Antibiotics in severely malnourished children

Added March 9, 2018

Citation: Lazzerini M., Tickell D. Antibiotics in severely malnourished children: systematic review of efficacy, safety and pharmacokinetics. Bulletin of the World Health Organization 2011;89(8):593-606

The use of broad-spectrum antibiotics for children with severe acute malnutrition (SAM) is supported by epidemiological data demonstrating a high prevalence of infections in these children, but clinical studies are lacking. Evidence supports the use of amoxicillin as a first-line treatment option.

Malnutrition presents an issue in many low and middle-income countries, SAM can be life threatening and, if untreated, is fatal in 30-50% of cases for hospitalized children. This review examined 23 studies evaluating the efficacy, safety and pharmacokinetics (PK) of antibiotics in children with severe acute malnutrition. Trial quality was considered poor and results were unable to be pooled due to lack of homogeneity.  The results of this review concluded that amoxicillin showed no benefit in treating uncomplicated SAM, compared to a placebo. Standardized use of ampicillin and gentamicin significantly reduced mortality rates in hospitalized children. Oral amoxicillin for 5 days was as effective as intramuscular ceftriaxone for 2 days. Oral chloramphenicol was as effective as trimethoprim-sulfamethoxazole in children with pneumonia. Evidence examined in this trial was not strong enough to make further recommendations on the use of antibiotics in the treatment of SAM.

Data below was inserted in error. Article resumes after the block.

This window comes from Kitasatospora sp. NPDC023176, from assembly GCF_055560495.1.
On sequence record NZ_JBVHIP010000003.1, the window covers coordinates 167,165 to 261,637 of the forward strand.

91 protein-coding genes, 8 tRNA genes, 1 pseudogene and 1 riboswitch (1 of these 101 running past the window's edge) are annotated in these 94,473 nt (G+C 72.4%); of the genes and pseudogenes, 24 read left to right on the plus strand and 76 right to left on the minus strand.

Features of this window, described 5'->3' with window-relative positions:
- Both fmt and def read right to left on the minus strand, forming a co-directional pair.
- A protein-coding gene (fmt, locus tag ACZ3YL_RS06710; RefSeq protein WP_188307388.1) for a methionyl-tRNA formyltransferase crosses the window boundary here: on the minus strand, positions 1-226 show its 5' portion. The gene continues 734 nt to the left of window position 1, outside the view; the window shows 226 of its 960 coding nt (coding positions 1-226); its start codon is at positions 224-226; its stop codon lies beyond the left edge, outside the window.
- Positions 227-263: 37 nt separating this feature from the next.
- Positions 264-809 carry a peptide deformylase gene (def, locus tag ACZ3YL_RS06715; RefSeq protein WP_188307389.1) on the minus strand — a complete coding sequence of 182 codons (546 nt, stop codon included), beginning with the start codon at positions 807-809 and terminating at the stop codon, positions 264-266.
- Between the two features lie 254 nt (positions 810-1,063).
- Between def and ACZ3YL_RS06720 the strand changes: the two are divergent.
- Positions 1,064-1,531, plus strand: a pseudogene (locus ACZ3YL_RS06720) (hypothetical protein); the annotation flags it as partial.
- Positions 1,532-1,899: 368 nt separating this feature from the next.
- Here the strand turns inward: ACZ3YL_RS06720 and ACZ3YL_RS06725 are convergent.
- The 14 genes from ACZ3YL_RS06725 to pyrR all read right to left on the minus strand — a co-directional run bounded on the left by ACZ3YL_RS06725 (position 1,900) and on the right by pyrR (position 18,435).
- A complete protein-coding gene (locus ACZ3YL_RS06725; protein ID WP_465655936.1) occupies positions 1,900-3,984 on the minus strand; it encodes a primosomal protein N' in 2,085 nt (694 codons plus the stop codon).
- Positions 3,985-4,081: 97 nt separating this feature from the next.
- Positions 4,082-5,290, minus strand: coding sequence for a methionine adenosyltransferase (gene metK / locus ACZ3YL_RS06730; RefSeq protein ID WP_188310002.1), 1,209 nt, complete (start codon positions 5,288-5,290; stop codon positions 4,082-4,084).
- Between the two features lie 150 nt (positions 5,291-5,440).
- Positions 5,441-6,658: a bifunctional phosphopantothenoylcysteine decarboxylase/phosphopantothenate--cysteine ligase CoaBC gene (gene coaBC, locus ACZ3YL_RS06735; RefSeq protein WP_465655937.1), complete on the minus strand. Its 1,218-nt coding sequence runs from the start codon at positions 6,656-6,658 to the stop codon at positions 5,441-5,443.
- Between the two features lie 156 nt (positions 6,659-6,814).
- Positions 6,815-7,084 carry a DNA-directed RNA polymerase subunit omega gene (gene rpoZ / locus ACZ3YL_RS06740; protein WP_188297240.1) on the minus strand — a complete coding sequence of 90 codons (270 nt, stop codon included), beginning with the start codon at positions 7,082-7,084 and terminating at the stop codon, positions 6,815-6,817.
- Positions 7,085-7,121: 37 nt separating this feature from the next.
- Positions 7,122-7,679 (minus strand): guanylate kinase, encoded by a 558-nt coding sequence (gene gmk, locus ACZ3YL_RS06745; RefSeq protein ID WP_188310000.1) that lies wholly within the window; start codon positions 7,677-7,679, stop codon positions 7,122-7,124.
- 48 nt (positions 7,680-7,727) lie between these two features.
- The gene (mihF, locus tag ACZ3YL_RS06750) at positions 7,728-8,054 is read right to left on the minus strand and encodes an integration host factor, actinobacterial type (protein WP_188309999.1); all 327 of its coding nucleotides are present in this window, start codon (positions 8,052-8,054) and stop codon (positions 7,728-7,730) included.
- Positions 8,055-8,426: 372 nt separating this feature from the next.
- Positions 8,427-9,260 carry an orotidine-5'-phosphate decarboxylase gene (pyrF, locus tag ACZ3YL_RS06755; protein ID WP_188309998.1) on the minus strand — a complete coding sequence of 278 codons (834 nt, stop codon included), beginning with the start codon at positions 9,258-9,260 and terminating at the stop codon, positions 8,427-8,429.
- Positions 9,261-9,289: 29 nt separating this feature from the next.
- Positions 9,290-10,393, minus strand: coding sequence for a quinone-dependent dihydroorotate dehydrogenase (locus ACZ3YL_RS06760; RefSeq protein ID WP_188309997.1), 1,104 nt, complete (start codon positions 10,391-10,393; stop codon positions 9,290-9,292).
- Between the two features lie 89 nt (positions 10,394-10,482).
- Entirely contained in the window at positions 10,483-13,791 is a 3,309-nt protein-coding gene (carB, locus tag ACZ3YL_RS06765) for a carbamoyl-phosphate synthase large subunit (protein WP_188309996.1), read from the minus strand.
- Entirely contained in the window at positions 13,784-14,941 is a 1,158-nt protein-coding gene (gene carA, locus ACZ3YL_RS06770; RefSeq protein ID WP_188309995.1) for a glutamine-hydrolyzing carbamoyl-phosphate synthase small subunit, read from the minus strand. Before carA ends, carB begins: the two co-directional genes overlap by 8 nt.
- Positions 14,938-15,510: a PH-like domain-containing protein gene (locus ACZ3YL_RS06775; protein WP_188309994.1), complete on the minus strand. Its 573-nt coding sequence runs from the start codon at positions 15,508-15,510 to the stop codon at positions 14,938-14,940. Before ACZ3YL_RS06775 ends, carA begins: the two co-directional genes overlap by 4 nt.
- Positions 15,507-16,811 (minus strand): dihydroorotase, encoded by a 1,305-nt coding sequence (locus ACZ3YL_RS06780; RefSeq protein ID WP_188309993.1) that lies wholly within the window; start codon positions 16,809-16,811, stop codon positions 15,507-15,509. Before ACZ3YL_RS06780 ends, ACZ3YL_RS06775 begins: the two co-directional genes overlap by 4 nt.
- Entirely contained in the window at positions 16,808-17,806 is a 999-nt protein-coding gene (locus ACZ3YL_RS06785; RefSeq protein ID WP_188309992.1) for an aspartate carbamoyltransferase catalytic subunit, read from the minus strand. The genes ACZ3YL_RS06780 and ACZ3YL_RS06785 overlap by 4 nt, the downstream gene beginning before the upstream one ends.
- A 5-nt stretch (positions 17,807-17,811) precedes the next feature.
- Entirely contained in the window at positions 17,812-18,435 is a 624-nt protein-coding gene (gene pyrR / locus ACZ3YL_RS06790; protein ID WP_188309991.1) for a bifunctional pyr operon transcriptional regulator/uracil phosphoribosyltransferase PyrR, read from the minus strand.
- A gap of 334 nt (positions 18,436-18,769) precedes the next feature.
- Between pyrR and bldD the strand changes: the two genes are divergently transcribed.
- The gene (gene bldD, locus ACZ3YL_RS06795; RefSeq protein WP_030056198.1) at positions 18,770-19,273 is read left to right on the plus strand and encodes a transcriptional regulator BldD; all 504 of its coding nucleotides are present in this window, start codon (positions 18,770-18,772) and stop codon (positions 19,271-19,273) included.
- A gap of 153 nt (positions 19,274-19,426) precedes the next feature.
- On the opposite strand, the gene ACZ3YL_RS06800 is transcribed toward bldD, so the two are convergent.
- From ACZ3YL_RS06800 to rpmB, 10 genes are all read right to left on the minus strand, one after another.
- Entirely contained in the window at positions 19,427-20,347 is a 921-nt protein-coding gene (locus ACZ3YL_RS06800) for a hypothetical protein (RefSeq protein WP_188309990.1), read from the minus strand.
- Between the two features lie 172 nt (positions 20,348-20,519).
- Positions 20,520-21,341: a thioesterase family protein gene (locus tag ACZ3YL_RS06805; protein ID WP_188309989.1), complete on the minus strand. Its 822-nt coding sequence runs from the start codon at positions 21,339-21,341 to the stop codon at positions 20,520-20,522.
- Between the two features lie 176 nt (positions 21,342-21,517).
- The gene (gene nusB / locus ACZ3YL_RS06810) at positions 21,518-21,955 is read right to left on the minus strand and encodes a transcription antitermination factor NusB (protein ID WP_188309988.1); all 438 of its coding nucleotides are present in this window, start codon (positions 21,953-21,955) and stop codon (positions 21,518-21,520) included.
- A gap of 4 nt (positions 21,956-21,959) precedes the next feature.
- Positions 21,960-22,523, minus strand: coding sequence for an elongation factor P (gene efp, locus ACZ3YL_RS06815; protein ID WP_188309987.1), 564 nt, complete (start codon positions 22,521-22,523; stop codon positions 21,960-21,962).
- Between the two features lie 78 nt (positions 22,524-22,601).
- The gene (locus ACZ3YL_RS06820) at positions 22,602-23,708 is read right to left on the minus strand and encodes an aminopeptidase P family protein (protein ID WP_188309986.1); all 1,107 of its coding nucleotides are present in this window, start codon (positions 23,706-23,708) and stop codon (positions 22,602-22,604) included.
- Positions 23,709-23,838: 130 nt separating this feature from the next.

Disclaimer: This summary has been written by staff and volunteers of Evidence Aid in order to make the content of the original document accessible to decision makers who are searching for the available evidence the prevention and treatment of malnutrition but may not have the time, initially, to read the original report in full. This summary is not intended as a substitute for the medical advice of physicians, other health workers, professional associations, guideline developers, or national governments and international agencies. If readers of this summary think that the evidence that is presented within it is relevant to their decision-making they should refer to the content and details of the original article, and the advice and guidelines offered by other sources of expertise, before making decisions. Evidence Aid cannot be held responsible for any decisions made about prevention or treatment of malnutirition on the basis of this summary alone.

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